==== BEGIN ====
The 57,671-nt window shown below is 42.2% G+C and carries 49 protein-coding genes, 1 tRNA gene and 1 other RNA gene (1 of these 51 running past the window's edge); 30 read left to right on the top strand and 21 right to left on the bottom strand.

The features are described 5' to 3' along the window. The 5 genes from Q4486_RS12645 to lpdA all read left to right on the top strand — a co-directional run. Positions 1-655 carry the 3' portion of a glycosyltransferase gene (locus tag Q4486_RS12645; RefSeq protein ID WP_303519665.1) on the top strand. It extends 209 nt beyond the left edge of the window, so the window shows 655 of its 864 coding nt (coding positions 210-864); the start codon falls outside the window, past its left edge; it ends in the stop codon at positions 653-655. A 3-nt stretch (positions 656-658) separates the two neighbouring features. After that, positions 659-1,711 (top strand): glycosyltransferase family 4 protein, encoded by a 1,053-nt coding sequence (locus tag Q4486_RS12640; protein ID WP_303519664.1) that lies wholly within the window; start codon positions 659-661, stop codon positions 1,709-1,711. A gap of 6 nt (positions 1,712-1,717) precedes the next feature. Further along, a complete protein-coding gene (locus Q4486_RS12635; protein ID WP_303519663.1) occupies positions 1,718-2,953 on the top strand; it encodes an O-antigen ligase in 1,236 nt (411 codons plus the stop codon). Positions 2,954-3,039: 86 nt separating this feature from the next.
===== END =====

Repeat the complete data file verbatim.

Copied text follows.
The 57,671-nt window shown below is 42.2% G+C and carries 49 protein-coding genes, 1 tRNA gene and 1 other RNA gene (1 of these 51 running past the window's edge); 30 read left to right on the top strand and 21 right to left on the bottom strand.

The features are described 5' to 3' along the window. The 5 genes from Q4486_RS12645 to lpdA all read left to right on the top strand — a co-directional run. Positions 1-655 carry the 3' portion of a glycosyltransferase gene (locus tag Q4486_RS12645; RefSeq protein ID WP_303519665.1) on the top strand. It extends 209 nt beyond the left edge of the window, so the window shows 655 of its 864 coding nt (coding positions 210-864); the start codon falls outside the window, past its left edge; it ends in the stop codon at positions 653-655. A 3-nt stretch (positions 656-658) separates the two neighbouring features. After that, positions 659-1,711 (top strand): glycosyltransferase family 4 protein, encoded by a 1,053-nt coding sequence (locus tag Q4486_RS12640; protein ID WP_303519664.1) that lies wholly within the window; start codon positions 659-661, stop codon positions 1,709-1,711. A gap of 6 nt (positions 1,712-1,717) precedes the next feature. Further along, a complete protein-coding gene (locus Q4486_RS12635; protein ID WP_303519663.1) occupies positions 1,718-2,953 on the top strand; it encodes an O-antigen ligase in 1,236 nt (411 codons plus the stop codon). Positions 2,954-3,039: 86 nt separating this feature from the next.